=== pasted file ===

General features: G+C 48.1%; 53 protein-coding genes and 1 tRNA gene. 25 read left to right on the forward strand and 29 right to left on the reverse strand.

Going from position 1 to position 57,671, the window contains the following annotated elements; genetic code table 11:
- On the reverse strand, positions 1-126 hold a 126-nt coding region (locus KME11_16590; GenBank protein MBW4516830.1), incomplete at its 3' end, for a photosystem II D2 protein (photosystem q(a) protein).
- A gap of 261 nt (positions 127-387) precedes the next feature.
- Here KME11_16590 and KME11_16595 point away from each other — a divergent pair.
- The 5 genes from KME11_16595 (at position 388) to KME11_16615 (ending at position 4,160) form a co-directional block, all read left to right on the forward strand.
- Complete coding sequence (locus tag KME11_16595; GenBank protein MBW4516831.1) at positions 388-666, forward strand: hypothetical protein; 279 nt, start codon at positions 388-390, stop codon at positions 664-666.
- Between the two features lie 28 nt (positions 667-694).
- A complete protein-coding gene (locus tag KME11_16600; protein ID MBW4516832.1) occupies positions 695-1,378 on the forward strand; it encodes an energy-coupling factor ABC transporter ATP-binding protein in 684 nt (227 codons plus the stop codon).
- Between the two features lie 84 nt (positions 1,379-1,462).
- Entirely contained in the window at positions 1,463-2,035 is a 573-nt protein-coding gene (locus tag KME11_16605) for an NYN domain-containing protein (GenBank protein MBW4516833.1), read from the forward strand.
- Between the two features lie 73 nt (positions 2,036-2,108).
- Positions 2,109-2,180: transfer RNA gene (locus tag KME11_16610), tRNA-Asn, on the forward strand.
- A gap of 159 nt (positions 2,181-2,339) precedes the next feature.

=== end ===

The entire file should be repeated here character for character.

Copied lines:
General features: G+C 48.1%; 53 protein-coding genes and 1 tRNA gene. 25 read left to right on the forward strand and 29 right to left on the reverse strand.

Going from position 1 to position 57,671, the window contains the following annotated elements; genetic code table 11:
- On the reverse strand, positions 1-126 hold a 126-nt coding region (locus KME11_16590; GenBank protein MBW4516830.1), incomplete at its 3' end, for a photosystem II D2 protein (photosystem q(a) protein).
- A gap of 261 nt (positions 127-387) precedes the next feature.
- Here KME11_16590 and KME11_16595 point away from each other — a divergent pair.
- The 5 genes from KME11_16595 (at position 388) to KME11_16615 (ending at position 4,160) form a co-directional block, all read left to right on the forward strand.
- Complete coding sequence (locus tag KME11_16595; GenBank protein MBW4516831.1) at positions 388-666, forward strand: hypothetical protein; 279 nt, start codon at positions 388-390, stop codon at positions 664-666.
- Between the two features lie 28 nt (positions 667-694).
- A complete protein-coding gene (locus tag KME11_16600; protein ID MBW4516832.1) occupies positions 695-1,378 on the forward strand; it encodes an energy-coupling factor ABC transporter ATP-binding protein in 684 nt (227 codons plus the stop codon).
- Between the two features lie 84 nt (positions 1,379-1,462).
- Entirely contained in the window at positions 1,463-2,035 is a 573-nt protein-coding gene (locus tag KME11_16605) for an NYN domain-containing protein (GenBank protein MBW4516833.1), read from the forward strand.
- Between the two features lie 73 nt (positions 2,036-2,108).
- Positions 2,109-2,180: transfer RNA gene (locus tag KME11_16610), tRNA-Asn, on the forward strand.
- A gap of 159 nt (positions 2,181-2,339) precedes the next feature.